« Creativity Tune-up | Main | Guest Blogging at the RomCon Blog Today »

February 10, 2012

TrackBack

TrackBack URL for this entry:
http://www.typepad.com/services/trackback/6a011168847f76970c0167621895b3970b

Listed below are links to weblogs that reference Every Writer's Lament:

Comments

Feed You can follow this conversation by subscribing to the comment feed for this post.

Melissa

This post makes me think about what my dream writing schedule would be and, you're right, the full time writing life isn't always as perfect as we imagine! It is hard to find the right balance. When I've had days on end to write I've discovered that a lot of the time I'm a rotten boss of myself. LOL And I get tired of my own company.

So even if I didn't need the money (wouldn't that be nice!) I think I actually need a part time job -- for my own sanity. LOL It's the same thing I'd say for being a full-time mom. Even if I'm always a mom...I am a better mom with some time away. LOL

Donna Cummings

Melissa, it is hard to find the right balance. I have to admit I liked having the full-time freedom, so I could choose when I wanted to write, and for how long (when I revise, it can be for 12 hours at a time!)

I do think it's good to have other interests and activities -- although I like your fantasy of doing it not because of the NEED for money. LOL

Quantum

It's always greener on the other side!

If you are writing to live, then the pressure to achieve quantitative output and monetary input could be stifling, unless you write best sellers.

For mere mortals I think it's good to live to write.

If you don't need the money then you can write when the inspiration fires you, and spend time living to gain the real world experience to write about.

We hear a lot about multi-million pound banker's bonuses here at the moment, and I know a few scientists who went into the city after their doctorates and earned a fortune at 'rocket science'. They then returned to university to pursue lowly paid research careers but with holidays and beach parties in the Bahamas.

Perhaps there is a moral in this. First earn your millions, then write your novels with minimal pressure and maximal inspiration ..... Bahamas beach party anyone? *grin*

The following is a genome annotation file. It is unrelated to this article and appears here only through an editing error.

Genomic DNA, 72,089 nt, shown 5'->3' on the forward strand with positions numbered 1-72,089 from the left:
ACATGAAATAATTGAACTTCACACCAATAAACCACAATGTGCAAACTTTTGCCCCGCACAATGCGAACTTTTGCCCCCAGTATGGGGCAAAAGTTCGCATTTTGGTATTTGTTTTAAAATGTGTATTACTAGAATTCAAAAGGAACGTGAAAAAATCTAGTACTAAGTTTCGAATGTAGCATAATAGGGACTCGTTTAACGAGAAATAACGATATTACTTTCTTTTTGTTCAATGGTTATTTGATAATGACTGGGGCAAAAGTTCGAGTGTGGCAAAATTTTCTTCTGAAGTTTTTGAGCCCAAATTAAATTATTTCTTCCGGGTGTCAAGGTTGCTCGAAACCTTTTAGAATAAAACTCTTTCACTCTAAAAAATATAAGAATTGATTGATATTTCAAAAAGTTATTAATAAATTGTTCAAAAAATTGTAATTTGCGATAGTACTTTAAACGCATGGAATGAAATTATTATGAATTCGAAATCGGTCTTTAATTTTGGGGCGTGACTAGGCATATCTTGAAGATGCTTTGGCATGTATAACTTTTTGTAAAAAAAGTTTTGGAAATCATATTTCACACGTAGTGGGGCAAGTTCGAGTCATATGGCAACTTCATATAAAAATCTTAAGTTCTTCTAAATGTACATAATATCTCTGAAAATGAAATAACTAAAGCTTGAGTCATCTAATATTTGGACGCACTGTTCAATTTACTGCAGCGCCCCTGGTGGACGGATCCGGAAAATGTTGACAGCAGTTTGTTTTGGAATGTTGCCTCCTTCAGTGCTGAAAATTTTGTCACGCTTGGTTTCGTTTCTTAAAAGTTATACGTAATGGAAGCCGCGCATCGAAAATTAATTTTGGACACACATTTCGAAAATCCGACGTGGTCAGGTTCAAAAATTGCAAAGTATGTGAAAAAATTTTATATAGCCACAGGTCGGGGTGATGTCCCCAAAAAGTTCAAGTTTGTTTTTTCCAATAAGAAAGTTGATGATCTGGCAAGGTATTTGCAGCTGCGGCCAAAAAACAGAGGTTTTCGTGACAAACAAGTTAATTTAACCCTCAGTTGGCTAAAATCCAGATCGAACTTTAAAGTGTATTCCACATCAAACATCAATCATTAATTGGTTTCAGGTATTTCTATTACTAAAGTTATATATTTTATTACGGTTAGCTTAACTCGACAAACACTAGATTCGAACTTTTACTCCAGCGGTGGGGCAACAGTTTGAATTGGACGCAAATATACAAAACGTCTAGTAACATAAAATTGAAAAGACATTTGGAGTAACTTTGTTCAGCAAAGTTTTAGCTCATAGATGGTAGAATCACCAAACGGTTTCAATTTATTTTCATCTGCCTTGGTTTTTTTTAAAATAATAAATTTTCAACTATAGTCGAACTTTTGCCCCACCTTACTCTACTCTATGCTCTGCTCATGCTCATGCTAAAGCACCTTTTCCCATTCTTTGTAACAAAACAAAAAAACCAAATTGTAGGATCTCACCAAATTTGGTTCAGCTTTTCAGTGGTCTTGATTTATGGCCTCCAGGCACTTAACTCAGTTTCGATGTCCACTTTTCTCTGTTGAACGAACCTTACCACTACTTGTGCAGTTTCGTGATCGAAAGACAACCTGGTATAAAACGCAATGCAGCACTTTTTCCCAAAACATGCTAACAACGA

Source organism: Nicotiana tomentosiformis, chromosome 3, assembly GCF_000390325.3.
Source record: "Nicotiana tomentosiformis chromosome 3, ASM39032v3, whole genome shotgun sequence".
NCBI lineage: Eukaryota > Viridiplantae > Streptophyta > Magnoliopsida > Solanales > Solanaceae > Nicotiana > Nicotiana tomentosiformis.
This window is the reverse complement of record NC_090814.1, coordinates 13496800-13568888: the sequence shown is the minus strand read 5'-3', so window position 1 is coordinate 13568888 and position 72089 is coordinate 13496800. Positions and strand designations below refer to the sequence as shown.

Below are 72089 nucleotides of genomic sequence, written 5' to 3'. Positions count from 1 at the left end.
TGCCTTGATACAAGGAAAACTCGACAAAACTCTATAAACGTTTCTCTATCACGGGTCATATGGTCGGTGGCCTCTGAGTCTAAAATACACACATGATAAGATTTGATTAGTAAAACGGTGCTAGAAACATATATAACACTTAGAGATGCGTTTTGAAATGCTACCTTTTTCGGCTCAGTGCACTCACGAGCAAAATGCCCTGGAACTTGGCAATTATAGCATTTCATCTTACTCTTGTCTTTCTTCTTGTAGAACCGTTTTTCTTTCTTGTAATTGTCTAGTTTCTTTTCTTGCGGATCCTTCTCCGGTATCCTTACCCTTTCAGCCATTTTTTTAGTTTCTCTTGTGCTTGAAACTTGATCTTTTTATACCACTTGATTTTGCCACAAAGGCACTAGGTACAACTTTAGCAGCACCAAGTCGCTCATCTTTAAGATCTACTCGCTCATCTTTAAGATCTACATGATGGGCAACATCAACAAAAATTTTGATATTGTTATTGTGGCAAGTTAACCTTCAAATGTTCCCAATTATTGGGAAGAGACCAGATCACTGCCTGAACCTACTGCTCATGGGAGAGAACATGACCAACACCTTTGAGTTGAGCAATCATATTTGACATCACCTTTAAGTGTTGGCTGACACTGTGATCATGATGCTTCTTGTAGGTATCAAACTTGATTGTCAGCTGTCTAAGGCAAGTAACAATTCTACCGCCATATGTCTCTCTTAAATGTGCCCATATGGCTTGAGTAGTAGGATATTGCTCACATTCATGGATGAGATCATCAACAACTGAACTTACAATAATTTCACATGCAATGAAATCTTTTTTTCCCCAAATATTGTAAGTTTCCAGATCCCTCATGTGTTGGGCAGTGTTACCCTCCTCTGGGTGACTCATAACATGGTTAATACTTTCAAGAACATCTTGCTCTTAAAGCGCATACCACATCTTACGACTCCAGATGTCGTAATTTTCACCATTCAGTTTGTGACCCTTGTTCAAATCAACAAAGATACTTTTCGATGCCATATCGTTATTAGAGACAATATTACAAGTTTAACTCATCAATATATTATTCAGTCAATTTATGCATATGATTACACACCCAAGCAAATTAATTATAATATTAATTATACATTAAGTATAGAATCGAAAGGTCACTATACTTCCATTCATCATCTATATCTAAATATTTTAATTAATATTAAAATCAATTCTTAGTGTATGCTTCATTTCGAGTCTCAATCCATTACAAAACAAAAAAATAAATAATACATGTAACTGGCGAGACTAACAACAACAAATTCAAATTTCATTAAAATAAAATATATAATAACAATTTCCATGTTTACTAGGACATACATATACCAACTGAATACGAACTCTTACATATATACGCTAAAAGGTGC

Donna Cummings

Q, it is most definitely greener on the other side. LOL And we want the side with the MOST green (money) AND we want the freedom to let the muse roam free.

I agree that there would be pressure if you're writing to live. It would be nicer to do as you suggested -- earn your millions, THEN write.

So everybody, pack up your stuff for the Bahamas beach party. First drink is on Q. LOL

Samantha Hunter

Good post, Donna, and on the money -- which, btw, becomes much more important when writing is your day job, and that can take the gloss off of that "freedom" idea. ;) Or, the freedom shifts. When it comes to your writing, you are only as free as the market, sales, editors, readers, income, lifestyle, etc allow.

That seems dark, huh? ;) Not really. When you have that day job, the writing life seems like freedom from the day job. When your writing becomes your job, everything else becomes the freedom from writing, LOL. I don't think that's a bad thing.

For me, the freedom of having all day to write is that I don't have to use all day to write. I can write when I want, and for how long I need to, or not at all. I feel no pressure to use every spare minute for writing. God forbid, actually. There is time for gardening, etc and other pursuits. Because you're right -- more time to write doesn't mean you will spend more time writing, but I'm not sure that should be the goal in the first place. ;)

Sam

Serena Bell

Great post, and sooo true! About ten years ago, I wrote full-time briefly. It was the least productive I've ever been. I think I wrote maybe 30k that year. Contrast that with now, when I sneak in bursts of writing forty-five minutes at a time and am able to manage 10k/week. And I feel much more balanced now.

Samantha Hunter

I guess I should have amended my above post to suggest I am not a total slacker, LOL -- I do manage 4-5 books a year now, but at a relatively relaxed pace that leaves time for other things. Honestly, I could never do that on top of a day job. I imagine I could only do 2 -- maybe 3, but not likely. The one semester I taught a few courses 2 years ago I just about finished the one book I had due mid-semester. I never want to do that again. I admire the heck out of folks who can write at the same time they work full time, but for me it seems to be one or the other.

Sam

Donna Cummings

Samantha, there's no way anyone could consider you a slacker! When I had the chance to write full-time I enjoyed being able to write WHEN I wanted to, whether it was first thing in the morning, or way into the wee hours -- and what I really liked was feeling a lot more energetic when I was writing. It's a little harder now. LOL

I like your approach, leaving time for other non-writing things. I think we can forget sometimes we need to have something to inspire us, so the words can flow when called upon. :)

Donna Cummings

Serena, I think it's best to write during those shorter spurts, like the #1k1hr. I stay more focused and I have a sense of accomplishment when I'm done -- and it's only an hour! It really shows how much time I use "getting ready to write" instead of actually writing, or doing the non-writing chores that get pushed aside. :)

The comments to this entry are closed.

Additional Places to Purchase

The Romance Review
The Romance Reviews